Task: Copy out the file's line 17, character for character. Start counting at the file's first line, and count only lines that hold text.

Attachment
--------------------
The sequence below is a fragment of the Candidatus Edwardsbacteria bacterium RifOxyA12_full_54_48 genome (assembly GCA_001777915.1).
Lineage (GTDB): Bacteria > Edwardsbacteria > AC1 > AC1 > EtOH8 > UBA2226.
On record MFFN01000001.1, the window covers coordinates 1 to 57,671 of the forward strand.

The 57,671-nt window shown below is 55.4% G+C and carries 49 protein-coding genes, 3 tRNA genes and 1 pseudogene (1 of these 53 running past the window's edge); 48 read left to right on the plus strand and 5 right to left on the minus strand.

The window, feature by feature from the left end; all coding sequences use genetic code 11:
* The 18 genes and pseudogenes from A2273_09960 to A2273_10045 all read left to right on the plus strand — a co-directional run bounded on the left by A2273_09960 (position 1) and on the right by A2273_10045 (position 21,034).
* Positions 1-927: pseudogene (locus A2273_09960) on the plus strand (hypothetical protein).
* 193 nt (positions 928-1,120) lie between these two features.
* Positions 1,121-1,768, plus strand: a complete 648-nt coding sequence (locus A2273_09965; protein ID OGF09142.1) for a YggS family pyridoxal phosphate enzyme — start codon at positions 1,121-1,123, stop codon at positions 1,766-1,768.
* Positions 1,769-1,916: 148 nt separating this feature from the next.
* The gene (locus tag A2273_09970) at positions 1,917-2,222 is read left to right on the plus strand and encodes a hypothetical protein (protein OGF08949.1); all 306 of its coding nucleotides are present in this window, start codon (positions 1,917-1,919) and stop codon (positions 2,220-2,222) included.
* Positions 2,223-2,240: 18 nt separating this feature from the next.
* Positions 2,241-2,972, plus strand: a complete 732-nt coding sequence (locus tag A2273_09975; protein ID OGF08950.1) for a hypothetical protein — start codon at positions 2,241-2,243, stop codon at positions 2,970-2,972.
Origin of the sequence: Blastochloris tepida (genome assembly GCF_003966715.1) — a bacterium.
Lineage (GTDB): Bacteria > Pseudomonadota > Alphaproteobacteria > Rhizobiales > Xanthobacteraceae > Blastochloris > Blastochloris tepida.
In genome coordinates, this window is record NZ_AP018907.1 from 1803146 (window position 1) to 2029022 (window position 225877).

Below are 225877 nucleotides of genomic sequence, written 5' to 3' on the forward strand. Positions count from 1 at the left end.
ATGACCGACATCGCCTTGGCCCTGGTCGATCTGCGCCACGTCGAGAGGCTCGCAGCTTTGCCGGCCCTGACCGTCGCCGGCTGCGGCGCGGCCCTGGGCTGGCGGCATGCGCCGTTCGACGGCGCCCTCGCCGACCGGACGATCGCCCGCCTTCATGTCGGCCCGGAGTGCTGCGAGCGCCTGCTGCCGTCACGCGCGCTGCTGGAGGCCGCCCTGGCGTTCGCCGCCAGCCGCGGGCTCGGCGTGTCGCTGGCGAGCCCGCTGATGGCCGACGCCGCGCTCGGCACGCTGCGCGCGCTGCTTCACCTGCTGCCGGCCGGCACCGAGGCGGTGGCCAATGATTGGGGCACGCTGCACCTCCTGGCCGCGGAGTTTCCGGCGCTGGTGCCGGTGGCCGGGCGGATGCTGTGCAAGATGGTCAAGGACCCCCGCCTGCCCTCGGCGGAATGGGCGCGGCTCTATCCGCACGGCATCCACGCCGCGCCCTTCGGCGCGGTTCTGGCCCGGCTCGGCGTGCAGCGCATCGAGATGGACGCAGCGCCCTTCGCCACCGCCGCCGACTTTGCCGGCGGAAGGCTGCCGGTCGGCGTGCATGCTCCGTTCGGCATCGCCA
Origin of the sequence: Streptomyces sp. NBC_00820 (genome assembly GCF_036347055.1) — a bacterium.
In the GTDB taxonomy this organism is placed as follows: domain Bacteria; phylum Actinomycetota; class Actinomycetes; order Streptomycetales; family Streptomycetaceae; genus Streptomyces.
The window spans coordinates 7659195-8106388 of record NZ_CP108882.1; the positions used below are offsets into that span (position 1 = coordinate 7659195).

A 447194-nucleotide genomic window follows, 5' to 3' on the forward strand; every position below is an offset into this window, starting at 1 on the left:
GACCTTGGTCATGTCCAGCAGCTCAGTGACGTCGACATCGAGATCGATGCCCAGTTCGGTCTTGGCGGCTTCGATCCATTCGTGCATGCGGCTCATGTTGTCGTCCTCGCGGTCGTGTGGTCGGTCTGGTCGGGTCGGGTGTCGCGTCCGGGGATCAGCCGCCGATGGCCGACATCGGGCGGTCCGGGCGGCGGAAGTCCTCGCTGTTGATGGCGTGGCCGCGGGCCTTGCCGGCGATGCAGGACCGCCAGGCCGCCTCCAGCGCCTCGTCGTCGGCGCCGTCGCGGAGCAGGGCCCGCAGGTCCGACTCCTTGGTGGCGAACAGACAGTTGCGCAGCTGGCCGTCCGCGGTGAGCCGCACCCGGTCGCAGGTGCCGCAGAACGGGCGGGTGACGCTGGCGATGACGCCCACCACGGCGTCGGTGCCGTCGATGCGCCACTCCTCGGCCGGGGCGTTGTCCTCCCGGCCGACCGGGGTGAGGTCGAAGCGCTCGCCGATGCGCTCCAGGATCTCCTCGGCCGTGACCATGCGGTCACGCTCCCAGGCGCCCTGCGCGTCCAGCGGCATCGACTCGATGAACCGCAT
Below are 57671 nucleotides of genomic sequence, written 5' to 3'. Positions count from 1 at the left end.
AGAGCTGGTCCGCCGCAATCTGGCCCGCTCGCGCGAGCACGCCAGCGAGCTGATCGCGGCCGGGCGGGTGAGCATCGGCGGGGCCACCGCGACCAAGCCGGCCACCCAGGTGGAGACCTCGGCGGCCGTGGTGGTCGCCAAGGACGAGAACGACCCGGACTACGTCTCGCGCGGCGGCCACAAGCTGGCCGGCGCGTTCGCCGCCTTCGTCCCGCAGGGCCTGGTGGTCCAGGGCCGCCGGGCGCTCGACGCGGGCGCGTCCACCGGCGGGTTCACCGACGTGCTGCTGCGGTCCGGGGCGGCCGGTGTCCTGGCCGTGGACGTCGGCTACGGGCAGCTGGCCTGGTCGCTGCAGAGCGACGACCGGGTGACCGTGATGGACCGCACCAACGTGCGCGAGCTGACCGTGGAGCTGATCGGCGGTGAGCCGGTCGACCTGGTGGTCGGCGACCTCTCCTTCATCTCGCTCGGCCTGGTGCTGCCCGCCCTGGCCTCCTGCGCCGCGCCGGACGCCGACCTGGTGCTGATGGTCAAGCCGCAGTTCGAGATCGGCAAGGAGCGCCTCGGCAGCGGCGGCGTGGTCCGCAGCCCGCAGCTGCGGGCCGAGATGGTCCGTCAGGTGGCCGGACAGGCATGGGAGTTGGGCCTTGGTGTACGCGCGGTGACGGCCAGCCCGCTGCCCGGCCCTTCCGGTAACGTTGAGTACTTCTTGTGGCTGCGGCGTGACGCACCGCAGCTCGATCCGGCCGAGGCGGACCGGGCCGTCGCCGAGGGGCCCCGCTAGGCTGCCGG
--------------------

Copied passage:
Below are 225877 nucleotides of genomic sequence, written 5' to 3' on the forward strand. Positions count from 1 at the left end.